Genetically modified?

Genetically modified?

Soon you won’t know – and genetically modified foods won’t be assessed for safety either.

If the biotechnology industry gets its way, Australia will be the first country in the world to deregulate a range of new genetic modification (GM) techniques in animals, plants and microbes. They will enter our food chain and our environment with no safety testing and no labelling. The risks are enormous and the results could be catastrophic.

Reviews commissioned by the Austrian and Norwegian governments concluded that not enough is known about the risks these new GM techniques pose. They recommended that products derived from them require comprehensive case-by-case risk assessments.

Soon you won’t know – and genetically modified foods won’t be assessed for safety either.

If the biotechnology industry gets its way, Australia will be the first country in the world to deregulate a range of new genetic modification (GM) techniques in animals, plants and microbes. They will enter our food chain and our environment with no safety testing and no labelling. The risks are enormous and the results could be catastrophic.

Reviews commissioned by the Austrian and Norwegian governments concluded that not enough is known about the risks these new GM techniques pose. They recommended that products derived from them require comprehensive case-by-case risk assessments.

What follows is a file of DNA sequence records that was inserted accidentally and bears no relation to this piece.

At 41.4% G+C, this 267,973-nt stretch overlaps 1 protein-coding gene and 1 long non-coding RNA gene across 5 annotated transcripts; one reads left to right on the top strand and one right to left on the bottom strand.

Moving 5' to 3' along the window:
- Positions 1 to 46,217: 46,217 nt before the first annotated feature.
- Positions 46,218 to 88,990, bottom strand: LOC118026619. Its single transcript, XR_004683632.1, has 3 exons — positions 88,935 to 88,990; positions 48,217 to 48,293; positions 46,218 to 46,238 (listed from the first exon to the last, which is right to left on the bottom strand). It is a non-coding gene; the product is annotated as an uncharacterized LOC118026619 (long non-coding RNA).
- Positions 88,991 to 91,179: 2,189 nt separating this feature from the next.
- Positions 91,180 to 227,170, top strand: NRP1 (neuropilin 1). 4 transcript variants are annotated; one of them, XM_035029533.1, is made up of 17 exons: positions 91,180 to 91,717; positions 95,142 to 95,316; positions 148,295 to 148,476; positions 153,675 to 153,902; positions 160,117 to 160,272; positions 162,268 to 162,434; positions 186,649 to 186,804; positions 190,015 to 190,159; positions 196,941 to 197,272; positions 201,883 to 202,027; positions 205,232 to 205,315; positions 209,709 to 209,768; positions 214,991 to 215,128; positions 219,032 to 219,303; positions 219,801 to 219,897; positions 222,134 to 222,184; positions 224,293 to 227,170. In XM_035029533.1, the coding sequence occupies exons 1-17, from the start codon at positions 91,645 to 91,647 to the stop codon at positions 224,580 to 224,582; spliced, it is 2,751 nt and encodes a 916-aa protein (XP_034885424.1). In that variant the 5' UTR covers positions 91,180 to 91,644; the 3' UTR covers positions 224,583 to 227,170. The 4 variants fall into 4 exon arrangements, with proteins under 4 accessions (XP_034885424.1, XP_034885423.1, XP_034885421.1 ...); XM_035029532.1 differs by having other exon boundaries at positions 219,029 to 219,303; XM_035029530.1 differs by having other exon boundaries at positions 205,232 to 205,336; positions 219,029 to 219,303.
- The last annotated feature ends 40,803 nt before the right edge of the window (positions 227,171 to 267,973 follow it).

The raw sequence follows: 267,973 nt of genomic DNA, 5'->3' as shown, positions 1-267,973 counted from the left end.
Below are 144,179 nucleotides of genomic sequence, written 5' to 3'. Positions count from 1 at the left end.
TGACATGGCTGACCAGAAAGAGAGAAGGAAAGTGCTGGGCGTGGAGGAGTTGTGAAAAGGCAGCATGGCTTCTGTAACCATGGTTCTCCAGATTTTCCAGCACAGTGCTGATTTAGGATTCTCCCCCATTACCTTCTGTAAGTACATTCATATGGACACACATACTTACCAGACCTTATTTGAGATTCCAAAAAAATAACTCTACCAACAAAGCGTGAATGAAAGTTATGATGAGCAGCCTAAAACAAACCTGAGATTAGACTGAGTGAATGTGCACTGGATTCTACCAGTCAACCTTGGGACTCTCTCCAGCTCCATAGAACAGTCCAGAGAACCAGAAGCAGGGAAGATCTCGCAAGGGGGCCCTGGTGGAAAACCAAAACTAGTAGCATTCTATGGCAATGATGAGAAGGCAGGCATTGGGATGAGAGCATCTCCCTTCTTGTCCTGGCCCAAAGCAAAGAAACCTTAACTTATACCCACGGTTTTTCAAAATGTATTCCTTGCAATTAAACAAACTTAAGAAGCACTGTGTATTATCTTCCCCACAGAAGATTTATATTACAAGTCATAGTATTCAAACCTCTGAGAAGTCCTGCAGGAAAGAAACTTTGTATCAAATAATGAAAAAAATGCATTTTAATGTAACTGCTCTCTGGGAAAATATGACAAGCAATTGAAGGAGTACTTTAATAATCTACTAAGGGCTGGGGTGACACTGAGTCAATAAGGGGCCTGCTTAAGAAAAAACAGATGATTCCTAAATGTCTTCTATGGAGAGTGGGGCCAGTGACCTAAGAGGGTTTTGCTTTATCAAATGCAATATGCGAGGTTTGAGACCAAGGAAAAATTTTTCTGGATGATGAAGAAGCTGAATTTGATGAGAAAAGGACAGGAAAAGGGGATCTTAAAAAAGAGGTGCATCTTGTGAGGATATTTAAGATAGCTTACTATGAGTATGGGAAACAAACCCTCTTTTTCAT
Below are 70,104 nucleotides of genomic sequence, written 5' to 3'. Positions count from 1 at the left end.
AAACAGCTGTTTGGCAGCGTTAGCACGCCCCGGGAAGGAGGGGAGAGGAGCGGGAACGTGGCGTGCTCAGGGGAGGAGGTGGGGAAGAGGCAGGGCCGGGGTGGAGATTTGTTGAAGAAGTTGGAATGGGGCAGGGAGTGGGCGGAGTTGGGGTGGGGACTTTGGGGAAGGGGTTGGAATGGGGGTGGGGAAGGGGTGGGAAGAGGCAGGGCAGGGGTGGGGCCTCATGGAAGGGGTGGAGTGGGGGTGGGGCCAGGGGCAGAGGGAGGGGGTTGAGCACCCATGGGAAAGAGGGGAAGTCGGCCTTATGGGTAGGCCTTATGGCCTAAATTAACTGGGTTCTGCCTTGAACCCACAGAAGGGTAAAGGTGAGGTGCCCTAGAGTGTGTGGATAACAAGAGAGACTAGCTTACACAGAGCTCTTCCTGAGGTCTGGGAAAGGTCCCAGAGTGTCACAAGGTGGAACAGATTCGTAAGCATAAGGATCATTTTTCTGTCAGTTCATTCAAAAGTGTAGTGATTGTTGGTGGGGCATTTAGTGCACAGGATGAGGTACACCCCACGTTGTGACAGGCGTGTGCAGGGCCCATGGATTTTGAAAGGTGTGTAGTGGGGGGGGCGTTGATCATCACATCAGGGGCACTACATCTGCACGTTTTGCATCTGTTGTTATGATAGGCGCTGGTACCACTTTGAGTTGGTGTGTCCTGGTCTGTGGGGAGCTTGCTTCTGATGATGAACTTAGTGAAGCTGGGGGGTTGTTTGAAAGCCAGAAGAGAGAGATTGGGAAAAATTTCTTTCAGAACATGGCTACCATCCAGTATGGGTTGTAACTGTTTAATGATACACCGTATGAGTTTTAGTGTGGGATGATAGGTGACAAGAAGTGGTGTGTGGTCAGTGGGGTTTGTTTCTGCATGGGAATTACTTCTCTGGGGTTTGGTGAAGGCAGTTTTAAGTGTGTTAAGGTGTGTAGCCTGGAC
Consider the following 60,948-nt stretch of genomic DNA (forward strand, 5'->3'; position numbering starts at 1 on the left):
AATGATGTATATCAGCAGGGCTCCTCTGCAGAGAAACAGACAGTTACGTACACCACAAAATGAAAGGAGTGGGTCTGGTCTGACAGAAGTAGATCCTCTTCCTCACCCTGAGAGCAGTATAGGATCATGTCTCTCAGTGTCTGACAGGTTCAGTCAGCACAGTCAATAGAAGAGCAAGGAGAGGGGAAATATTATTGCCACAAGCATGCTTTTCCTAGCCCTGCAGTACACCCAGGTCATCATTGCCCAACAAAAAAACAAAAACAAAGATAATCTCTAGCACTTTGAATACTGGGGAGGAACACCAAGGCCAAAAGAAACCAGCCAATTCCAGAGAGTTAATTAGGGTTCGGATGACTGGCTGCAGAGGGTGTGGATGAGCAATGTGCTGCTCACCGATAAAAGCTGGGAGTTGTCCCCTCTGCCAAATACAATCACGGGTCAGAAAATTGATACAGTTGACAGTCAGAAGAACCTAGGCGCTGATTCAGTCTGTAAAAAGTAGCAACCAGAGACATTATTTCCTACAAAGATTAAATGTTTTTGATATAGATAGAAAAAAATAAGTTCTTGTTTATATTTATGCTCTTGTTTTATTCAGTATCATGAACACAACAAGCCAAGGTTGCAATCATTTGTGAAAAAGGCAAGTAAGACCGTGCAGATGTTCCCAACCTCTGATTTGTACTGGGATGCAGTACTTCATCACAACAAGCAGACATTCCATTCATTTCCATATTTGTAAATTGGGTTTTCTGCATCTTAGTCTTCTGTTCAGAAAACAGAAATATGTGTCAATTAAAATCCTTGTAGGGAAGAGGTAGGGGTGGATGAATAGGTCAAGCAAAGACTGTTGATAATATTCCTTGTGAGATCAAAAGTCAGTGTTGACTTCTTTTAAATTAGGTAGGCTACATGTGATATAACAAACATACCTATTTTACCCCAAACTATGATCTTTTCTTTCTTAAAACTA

Take action: Demand all GM food be assessed for safety

Please take a few minutes to tell our Food Regulator Food Standards Australia New Zealand (FSANZ) why you think these techniques should be properly regulated.

 

Read FSANZ’s invitation to comment.

 

Read more about these techniques and the potential risks posed by them.


Please note: your submission will be made public unless you request that it remain confidential and will be cc'd to relevant decision makers. Submissions close 19th April.

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Here are some points you could include in your own comments:

  • Genetic modification techniques pose unique risks and all new genetic modification techniques should be assessed for safety before being allowed in our food. They should also be labelled so we are fully informed. This includes gene editing, GM rootstock grafting, cisgenesis, intragenesis RNA interference and null segregants.
  • CRISPR was only invented 5 years ago . Reviews commissioned by the Austrian and Norwegian governments concluded that not enough is known about the risks (e.g. off target effects) posed by new GM techniques such as CRISPR. They recommended that products derived from these techniques require comprehensive case-by-case risk assessments.
  • Gene editing techniques cause DNA double strand breaks and can be used sequentially to make dramatic differences to DNA. They are also prone to additional unexpected mutations. The risks associated with these techniques warrant pre-market safety assessment and approval.
  • RNA interference is a GM technique and can result in heritable genetic changes so must also be assessed for safety before being used in our food.
  • GM plants, animals and microbes all pose unique risks so assessing the GM production process is appropriate.